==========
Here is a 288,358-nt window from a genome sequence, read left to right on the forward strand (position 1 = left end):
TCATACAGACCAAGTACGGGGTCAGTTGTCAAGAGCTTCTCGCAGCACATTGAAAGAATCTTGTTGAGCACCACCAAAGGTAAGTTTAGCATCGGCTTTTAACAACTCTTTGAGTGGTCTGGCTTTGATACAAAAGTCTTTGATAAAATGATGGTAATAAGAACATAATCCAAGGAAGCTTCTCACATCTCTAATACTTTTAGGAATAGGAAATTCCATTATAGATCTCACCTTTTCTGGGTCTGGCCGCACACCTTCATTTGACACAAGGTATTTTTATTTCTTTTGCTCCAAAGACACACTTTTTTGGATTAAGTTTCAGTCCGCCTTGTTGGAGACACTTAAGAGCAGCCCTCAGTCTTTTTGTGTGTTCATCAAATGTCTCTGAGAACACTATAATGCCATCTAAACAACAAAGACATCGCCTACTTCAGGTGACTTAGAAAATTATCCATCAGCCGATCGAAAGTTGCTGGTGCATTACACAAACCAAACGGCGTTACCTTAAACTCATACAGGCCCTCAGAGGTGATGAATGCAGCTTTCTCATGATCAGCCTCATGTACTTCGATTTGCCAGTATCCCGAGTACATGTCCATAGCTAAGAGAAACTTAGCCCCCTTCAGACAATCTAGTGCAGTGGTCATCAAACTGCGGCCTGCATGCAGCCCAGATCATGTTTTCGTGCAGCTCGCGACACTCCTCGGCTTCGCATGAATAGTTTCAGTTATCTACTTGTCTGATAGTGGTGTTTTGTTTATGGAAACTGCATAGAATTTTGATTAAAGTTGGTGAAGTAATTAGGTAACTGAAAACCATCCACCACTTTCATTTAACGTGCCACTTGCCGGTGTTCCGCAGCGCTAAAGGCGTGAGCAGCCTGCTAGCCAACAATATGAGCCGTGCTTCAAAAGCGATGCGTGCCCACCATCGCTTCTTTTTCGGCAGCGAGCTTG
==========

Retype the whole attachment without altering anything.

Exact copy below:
Here is a 288,358-nt window from a genome sequence, read left to right on the forward strand (position 1 = left end):
TCATACAGACCAAGTACGGGGTCAGTTGTCAAGAGCTTCTCGCAGCACATTGAAAGAATCTTGTTGAGCACCACCAAAGGTAAGTTTAGCATCGGCTTTTAACAACTCTTTGAGTGGTCTGGCTTTGATACAAAAGTCTTTGATAAAATGATGGTAATAAGAACATAATCCAAGGAAGCTTCTCACATCTCTAATACTTTTAGGAATAGGAAATTCCATTATAGATCTCACCTTTTCTGGGTCTGGCCGCACACCTTCATTTGACACAAGGTATTTTTATTTCTTTTGCTCCAAAGACACACTTTTTTGGATTAAGTTTCAGTCCGCCTTGTTGGAGACACTTAAGAGCAGCCCTCAGTCTTTTTGTGTGTTCATCAAATGTCTCTGAGAACACTATAATGCCATCTAAACAACAAAGACATCGCCTACTTCAGGTGACTTAGAAAATTATCCATCAGCCGATCGAAAGTTGCTGGTGCATTACACAAACCAAACGGCGTTACCTTAAACTCATACAGGCCCTCAGAGGTGATGAATGCAGCTTTCTCATGATCAGCCTCATGTACTTCGATTTGCCAGTATCCCGAGTACATGTCCATAGCTAAGAGAAACTTAGCCCCCTTCAGACAATCTAGTGCAGTGGTCATCAAACTGCGGCCTGCATGCAGCCCAGATCATGTTTTCGTGCAGCTCGCGACACTCCTCGGCTTCGCATGAATAGTTTCAGTTATCTACTTGTCTGATAGTGGTGTTTTGTTTATGGAAACTGCATAGAATTTTGATTAAAGTTGGTGAAGTAATTAGGTAACTGAAAACCATCCACCACTTTCATTTAACGTGCCACTTGCCGGTGTTCCGCAGCGCTAAAGGCGTGAGCAGCCTGCTAGCCAACAATATGAGCCGTGCTTCAAAAGCGATGCGTGCCCACCATCGCTTCTTTTTCGGCAGCGAGCTTG